Teenagers and young people are the next most at risk group. Young adults have the highest rate of carriage of the meningitis bacteria. First year university students are at particular risk. This is because Fresher’s Week is an enormous gathering of people from different areas in relatively confined housing or Halls of Residence. Initially, the symptoms of meningitis can seem like a hangover or ‘Fresher’s Flu.” With no more parental supervision and health being at the bottom of a long list of priorities meningitis can be easily missed.
Previously, Meningitis W was a rare cause of meningitis. Since 2009 there has been a rapid increase in the number of this very dangerous and aggressive form of the disease. Young adults are at particular risk of this form of meningitis.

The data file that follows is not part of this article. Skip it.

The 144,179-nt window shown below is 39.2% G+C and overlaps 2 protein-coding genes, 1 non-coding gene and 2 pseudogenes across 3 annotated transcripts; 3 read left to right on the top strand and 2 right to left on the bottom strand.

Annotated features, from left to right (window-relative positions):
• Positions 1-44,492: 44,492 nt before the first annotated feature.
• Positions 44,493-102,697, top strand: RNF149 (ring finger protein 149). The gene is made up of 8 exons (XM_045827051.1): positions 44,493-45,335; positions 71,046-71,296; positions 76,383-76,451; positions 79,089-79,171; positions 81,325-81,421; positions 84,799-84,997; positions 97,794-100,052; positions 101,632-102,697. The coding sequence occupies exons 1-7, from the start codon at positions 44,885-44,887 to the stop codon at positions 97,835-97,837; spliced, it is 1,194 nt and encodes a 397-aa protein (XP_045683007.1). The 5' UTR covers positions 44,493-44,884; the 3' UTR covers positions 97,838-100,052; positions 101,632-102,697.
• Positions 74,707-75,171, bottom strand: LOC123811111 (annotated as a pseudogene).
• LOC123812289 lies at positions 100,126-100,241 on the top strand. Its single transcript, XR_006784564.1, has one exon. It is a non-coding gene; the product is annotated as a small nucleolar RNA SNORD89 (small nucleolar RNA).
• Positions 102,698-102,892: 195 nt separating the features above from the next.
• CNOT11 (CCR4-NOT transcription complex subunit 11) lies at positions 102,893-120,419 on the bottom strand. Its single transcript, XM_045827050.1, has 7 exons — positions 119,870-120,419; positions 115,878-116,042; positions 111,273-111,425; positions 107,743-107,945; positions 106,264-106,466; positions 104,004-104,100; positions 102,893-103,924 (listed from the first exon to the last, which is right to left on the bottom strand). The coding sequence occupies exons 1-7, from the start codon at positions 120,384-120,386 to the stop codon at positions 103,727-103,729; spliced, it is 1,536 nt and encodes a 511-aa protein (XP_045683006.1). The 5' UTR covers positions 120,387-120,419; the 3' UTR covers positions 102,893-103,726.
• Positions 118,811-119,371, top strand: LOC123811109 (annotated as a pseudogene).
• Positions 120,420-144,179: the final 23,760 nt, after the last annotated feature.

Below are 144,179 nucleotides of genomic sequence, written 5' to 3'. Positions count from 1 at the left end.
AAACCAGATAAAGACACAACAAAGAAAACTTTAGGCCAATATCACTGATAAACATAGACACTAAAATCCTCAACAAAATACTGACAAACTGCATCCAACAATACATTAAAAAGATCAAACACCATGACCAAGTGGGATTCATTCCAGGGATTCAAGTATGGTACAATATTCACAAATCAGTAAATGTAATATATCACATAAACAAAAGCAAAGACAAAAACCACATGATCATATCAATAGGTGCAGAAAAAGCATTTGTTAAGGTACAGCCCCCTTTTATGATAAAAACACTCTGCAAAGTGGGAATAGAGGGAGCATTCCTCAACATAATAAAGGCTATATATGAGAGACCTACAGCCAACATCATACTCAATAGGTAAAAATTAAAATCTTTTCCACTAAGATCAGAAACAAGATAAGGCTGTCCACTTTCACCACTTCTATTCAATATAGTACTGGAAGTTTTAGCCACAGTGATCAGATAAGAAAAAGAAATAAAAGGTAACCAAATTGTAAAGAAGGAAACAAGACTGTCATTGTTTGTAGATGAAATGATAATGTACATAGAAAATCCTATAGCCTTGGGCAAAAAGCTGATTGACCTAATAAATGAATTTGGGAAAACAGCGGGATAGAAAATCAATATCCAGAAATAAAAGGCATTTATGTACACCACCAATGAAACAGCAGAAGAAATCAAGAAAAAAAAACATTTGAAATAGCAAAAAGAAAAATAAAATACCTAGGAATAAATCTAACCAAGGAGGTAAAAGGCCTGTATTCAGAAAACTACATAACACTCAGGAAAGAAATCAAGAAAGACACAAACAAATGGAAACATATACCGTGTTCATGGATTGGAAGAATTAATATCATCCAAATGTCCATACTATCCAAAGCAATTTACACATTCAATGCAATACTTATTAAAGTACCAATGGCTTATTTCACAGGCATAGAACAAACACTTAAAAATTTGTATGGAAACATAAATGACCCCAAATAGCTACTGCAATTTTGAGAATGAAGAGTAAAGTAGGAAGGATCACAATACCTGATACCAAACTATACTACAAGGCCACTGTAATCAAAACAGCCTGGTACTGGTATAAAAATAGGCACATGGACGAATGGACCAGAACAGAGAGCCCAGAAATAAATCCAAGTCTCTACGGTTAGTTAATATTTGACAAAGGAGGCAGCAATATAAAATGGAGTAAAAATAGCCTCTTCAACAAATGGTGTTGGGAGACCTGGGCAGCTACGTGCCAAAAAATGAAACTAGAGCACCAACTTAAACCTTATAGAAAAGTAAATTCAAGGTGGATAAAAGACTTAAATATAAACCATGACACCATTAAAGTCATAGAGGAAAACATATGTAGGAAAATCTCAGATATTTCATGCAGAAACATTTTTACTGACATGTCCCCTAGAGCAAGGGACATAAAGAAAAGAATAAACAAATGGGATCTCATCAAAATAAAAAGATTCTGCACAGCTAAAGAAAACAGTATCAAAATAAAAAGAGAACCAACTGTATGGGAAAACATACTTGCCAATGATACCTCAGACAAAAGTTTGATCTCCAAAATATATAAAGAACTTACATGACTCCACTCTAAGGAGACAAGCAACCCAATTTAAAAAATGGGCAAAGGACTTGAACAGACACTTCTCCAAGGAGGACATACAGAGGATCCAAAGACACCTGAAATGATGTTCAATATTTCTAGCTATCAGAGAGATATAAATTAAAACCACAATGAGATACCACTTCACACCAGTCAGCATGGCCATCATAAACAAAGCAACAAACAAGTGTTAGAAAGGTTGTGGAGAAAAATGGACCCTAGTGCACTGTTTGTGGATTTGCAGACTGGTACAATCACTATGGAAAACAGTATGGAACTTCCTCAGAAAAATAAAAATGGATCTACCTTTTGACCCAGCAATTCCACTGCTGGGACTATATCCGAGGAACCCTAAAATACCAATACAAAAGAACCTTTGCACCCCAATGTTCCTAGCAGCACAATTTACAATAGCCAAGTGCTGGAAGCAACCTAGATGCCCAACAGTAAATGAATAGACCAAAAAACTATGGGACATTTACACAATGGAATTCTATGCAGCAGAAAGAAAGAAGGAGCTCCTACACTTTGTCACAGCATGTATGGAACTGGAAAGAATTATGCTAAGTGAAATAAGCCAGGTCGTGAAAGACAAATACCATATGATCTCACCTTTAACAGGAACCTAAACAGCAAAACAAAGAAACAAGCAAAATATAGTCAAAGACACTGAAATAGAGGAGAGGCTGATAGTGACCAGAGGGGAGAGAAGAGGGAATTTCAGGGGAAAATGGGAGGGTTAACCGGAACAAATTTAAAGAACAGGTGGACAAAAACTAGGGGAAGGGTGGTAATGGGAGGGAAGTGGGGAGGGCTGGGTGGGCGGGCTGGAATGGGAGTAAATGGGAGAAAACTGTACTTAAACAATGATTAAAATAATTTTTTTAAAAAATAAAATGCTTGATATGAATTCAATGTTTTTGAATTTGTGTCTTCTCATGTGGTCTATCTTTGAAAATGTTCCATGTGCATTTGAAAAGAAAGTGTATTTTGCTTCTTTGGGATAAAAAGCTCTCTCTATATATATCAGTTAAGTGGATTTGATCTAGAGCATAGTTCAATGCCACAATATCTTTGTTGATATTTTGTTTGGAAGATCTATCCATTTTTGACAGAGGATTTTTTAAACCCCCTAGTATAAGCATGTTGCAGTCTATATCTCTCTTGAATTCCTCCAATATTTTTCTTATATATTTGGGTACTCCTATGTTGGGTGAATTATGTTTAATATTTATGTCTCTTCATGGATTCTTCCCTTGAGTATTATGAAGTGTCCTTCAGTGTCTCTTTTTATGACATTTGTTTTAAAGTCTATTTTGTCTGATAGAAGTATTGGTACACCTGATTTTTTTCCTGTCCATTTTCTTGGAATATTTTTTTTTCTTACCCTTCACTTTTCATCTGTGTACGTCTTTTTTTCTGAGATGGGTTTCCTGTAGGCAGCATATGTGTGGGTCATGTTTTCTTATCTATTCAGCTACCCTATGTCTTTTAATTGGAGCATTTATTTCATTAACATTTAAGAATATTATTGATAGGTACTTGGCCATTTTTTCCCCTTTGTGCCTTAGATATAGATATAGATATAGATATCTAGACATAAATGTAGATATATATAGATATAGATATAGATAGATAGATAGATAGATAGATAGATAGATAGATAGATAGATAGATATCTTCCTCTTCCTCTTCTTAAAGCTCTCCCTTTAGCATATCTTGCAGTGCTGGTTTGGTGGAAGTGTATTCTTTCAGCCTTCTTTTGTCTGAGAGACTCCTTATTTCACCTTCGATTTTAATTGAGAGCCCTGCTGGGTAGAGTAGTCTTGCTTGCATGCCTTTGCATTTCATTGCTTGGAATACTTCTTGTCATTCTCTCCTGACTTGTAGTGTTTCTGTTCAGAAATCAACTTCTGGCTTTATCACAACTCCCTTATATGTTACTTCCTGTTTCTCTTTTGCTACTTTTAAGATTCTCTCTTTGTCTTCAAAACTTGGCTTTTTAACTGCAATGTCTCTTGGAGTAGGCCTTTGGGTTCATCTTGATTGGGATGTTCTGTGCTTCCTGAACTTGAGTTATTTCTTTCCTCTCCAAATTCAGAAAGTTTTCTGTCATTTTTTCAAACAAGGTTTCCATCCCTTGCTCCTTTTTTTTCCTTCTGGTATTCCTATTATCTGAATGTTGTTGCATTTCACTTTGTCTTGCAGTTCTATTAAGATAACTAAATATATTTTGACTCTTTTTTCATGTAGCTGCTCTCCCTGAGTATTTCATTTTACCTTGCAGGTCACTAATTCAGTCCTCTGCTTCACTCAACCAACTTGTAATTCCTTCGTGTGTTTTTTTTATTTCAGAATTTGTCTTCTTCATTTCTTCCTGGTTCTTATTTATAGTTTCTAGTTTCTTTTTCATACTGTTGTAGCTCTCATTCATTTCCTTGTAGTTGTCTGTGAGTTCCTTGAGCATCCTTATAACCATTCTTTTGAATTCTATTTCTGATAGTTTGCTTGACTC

People who take the Pilgrimage to Hajj or Umrah are also at risk of meningitis. This is because so many people from all over the world travel come together and the high density of people leads to increased risk. For this reason, pilgrims need to have received the Meningitis ACWY vaccine and have a valid certificate provided by a doctor before a visa can be issued by the Embassy of the Kingdom of Saudi Arabia.
How To Spot Meningitis
Meningitis can start off with non-specific symptoms that are similar to having flu. It tends to cause different symptoms in different age groups. The symptoms can occur in any order and some may not appear at all.
Fever with cold hands and feet.
Pale, mottled skin
Bluish tinge around the mouth.
Fussing and irritability may occur. The baby may be difficult to soothe and settle and may not like being cuddled.
Excessive crying. The cry may have a higher pitch to usual.
Poor feeding and not having as many wet nappies.
Bulging of the fontanelle, the soft spot on the top of the head.
Drowsiness at times when you would not expect if and difficulty in waking.